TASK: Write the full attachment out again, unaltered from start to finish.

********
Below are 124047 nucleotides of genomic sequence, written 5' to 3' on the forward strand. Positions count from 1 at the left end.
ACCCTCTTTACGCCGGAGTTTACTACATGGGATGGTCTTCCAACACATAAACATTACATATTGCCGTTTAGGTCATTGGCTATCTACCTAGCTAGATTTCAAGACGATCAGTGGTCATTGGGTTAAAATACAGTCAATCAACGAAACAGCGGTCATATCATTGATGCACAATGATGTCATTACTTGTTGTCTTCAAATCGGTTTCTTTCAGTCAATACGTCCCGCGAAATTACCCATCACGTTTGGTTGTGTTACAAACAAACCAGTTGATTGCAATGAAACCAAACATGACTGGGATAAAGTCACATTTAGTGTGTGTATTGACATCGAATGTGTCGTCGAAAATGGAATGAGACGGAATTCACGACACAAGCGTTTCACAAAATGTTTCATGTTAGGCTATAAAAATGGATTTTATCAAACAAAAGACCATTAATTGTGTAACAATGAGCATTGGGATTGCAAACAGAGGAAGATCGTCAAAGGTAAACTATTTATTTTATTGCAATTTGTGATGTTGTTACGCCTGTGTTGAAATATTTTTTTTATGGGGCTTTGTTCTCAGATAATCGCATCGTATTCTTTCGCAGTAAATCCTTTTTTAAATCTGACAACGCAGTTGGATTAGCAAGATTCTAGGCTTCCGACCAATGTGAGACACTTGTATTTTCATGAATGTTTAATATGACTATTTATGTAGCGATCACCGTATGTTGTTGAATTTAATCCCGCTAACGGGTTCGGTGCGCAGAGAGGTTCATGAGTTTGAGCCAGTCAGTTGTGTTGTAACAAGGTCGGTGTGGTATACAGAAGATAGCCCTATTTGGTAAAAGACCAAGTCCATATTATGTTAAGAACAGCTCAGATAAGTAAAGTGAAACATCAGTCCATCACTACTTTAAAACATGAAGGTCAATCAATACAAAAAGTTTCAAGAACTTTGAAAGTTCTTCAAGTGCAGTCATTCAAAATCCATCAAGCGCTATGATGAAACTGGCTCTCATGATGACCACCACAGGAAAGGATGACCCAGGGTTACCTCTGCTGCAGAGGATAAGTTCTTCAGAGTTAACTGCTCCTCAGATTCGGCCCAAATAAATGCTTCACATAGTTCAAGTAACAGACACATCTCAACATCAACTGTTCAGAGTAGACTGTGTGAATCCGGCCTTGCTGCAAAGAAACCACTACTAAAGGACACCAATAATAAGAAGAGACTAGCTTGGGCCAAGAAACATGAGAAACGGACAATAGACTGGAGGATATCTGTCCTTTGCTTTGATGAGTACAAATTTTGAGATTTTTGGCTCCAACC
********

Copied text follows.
Below are 124047 nucleotides of genomic sequence, written 5' to 3' on the forward strand. Positions count from 1 at the left end.
ACCCTCTTTACGCCGGAGTTTACTACATGGGATGGTCTTCCAACACATAAACATTACATATTGCCGTTTAGGTCATTGGCTATCTACCTAGCTAGATTTCAAGACGATCAGTGGTCATTGGGTTAAAATACAGTCAATCAACGAAACAGCGGTCATATCATTGATGCACAATGATGTCATTACTTGTTGTCTTCAAATCGGTTTCTTTCAGTCAATACGTCCCGCGAAATTACCCATCACGTTTGGTTGTGTTACAAACAAACCAGTTGATTGCAATGAAACCAAACATGACTGGGATAAAGTCACATTTAGTGTGTGTATTGACATCGAATGTGTCGTCGAAAATGGAATGAGACGGAATTCACGACACAAGCGTTTCACAAAATGTTTCATGTTAGGCTATAAAAATGGATTTTATCAAACAAAAGACCATTAATTGTGTAACAATGAGCATTGGGATTGCAAACAGAGGAAGATCGTCAAAGGTAAACTATTTATTTTATTGCAATTTGTGATGTTGTTACGCCTGTGTTGAAATATTTTTTTTATGGGGCTTTGTTCTCAGATAATCGCATCGTATTCTTTCGCAGTAAATCCTTTTTTAAATCTGACAACGCAGTTGGATTAGCAAGATTCTAGGCTTCCGACCAATGTGAGACACTTGTATTTTCATGAATGTTTAATATGACTATTTATGTAGCGATCACCGTATGTTGTTGAATTTAATCCCGCTAACGGGTTCGGTGCGCAGAGAGGTTCATGAGTTTGAGCCAGTCAGTTGTGTTGTAACAAGGTCGGTGTGGTATACAGAAGATAGCCCTATTTGGTAAAAGACCAAGTCCATATTATGTTAAGAACAGCTCAGATAAGTAAAGTGAAACATCAGTCCATCACTACTTTAAAACATGAAGGTCAATCAATACAAAAAGTTTCAAGAACTTTGAAAGTTCTTCAAGTGCAGTCATTCAAAATCCATCAAGCGCTATGATGAAACTGGCTCTCATGATGACCACCACAGGAAAGGATGACCCAGGGTTACCTCTGCTGCAGAGGATAAGTTCTTCAGAGTTAACTGCTCCTCAGATTCGGCCCAAATAAATGCTTCACATAGTTCAAGTAACAGACACATCTCAACATCAACTGTTCAGAGTAGACTGTGTGAATCCGGCCTTGCTGCAAAGAAACCACTACTAAAGGACACCAATAATAAGAAGAGACTAGCTTGGGCCAAGAAACATGAGAAACGGACAATAGACTGGAGGATATCTGTCCTTTGCTTTGATGAGTACAAATTTTGAGATTTTTGGCTCCAACC